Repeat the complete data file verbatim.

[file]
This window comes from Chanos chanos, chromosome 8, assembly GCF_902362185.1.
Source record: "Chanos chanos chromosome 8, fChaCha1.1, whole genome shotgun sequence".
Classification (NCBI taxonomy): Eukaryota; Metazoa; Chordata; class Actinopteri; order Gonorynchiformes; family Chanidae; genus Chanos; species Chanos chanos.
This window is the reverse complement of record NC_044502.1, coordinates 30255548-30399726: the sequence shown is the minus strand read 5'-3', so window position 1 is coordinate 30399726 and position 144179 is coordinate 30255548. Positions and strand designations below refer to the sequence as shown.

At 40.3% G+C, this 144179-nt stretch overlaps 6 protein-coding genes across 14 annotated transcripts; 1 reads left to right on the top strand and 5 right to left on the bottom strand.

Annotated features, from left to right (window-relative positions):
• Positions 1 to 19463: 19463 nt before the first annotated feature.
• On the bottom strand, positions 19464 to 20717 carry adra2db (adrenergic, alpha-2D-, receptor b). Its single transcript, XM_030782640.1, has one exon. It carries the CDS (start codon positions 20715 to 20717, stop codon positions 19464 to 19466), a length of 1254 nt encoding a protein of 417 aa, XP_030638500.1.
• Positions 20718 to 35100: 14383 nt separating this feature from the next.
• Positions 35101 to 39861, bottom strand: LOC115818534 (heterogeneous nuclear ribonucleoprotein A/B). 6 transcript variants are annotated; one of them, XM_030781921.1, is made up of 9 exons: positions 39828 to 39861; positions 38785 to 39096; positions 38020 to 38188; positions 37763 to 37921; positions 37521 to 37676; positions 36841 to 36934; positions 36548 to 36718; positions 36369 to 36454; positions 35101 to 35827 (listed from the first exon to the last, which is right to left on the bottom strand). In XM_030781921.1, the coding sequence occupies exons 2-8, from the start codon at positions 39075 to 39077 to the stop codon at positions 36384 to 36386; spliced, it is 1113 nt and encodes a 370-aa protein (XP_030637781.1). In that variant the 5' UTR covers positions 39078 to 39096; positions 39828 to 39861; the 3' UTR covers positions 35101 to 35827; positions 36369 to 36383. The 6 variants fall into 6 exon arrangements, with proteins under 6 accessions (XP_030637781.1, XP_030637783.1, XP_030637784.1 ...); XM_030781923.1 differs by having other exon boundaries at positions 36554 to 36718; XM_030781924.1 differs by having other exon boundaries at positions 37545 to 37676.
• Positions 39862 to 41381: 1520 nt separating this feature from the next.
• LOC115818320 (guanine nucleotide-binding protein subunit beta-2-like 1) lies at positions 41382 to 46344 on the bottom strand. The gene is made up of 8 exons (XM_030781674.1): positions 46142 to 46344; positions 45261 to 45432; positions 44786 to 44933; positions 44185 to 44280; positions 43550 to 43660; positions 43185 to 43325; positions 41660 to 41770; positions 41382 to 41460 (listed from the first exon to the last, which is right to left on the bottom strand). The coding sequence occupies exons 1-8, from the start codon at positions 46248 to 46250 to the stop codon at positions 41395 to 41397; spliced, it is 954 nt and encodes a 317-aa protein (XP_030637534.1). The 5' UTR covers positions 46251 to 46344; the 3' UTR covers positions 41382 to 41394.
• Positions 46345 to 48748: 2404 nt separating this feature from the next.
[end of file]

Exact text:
This window comes from Chanos chanos, chromosome 8, assembly GCF_902362185.1.
Source record: "Chanos chanos chromosome 8, fChaCha1.1, whole genome shotgun sequence".
Classification (NCBI taxonomy): Eukaryota; Metazoa; Chordata; class Actinopteri; order Gonorynchiformes; family Chanidae; genus Chanos; species Chanos chanos.
This window is the reverse complement of record NC_044502.1, coordinates 30255548-30399726: the sequence shown is the minus strand read 5'-3', so window position 1 is coordinate 30399726 and position 144179 is coordinate 30255548. Positions and strand designations below refer to the sequence as shown.

At 40.3% G+C, this 144179-nt stretch overlaps 6 protein-coding genes across 14 annotated transcripts; 1 reads left to right on the top strand and 5 right to left on the bottom strand.

Annotated features, from left to right (window-relative positions):
• Positions 1 to 19463: 19463 nt before the first annotated feature.
• On the bottom strand, positions 19464 to 20717 carry adra2db (adrenergic, alpha-2D-, receptor b). Its single transcript, XM_030782640.1, has one exon. It carries the CDS (start codon positions 20715 to 20717, stop codon positions 19464 to 19466), a length of 1254 nt encoding a protein of 417 aa, XP_030638500.1.
• Positions 20718 to 35100: 14383 nt separating this feature from the next.
• Positions 35101 to 39861, bottom strand: LOC115818534 (heterogeneous nuclear ribonucleoprotein A/B). 6 transcript variants are annotated; one of them, XM_030781921.1, is made up of 9 exons: positions 39828 to 39861; positions 38785 to 39096; positions 38020 to 38188; positions 37763 to 37921; positions 37521 to 37676; positions 36841 to 36934; positions 36548 to 36718; positions 36369 to 36454; positions 35101 to 35827 (listed from the first exon to the last, which is right to left on the bottom strand). In XM_030781921.1, the coding sequence occupies exons 2-8, from the start codon at positions 39075 to 39077 to the stop codon at positions 36384 to 36386; spliced, it is 1113 nt and encodes a 370-aa protein (XP_030637781.1). In that variant the 5' UTR covers positions 39078 to 39096; positions 39828 to 39861; the 3' UTR covers positions 35101 to 35827; positions 36369 to 36383. The 6 variants fall into 6 exon arrangements, with proteins under 6 accessions (XP_030637781.1, XP_030637783.1, XP_030637784.1 ...); XM_030781923.1 differs by having other exon boundaries at positions 36554 to 36718; XM_030781924.1 differs by having other exon boundaries at positions 37545 to 37676.
• Positions 39862 to 41381: 1520 nt separating this feature from the next.
• LOC115818320 (guanine nucleotide-binding protein subunit beta-2-like 1) lies at positions 41382 to 46344 on the bottom strand. The gene is made up of 8 exons (XM_030781674.1): positions 46142 to 46344; positions 45261 to 45432; positions 44786 to 44933; positions 44185 to 44280; positions 43550 to 43660; positions 43185 to 43325; positions 41660 to 41770; positions 41382 to 41460 (listed from the first exon to the last, which is right to left on the bottom strand). The coding sequence occupies exons 1-8, from the start codon at positions 46248 to 46250 to the stop codon at positions 41395 to 41397; spliced, it is 954 nt and encodes a 317-aa protein (XP_030637534.1). The 5' UTR covers positions 46251 to 46344; the 3' UTR covers positions 41382 to 41394.
• Positions 46345 to 48748: 2404 nt separating this feature from the next.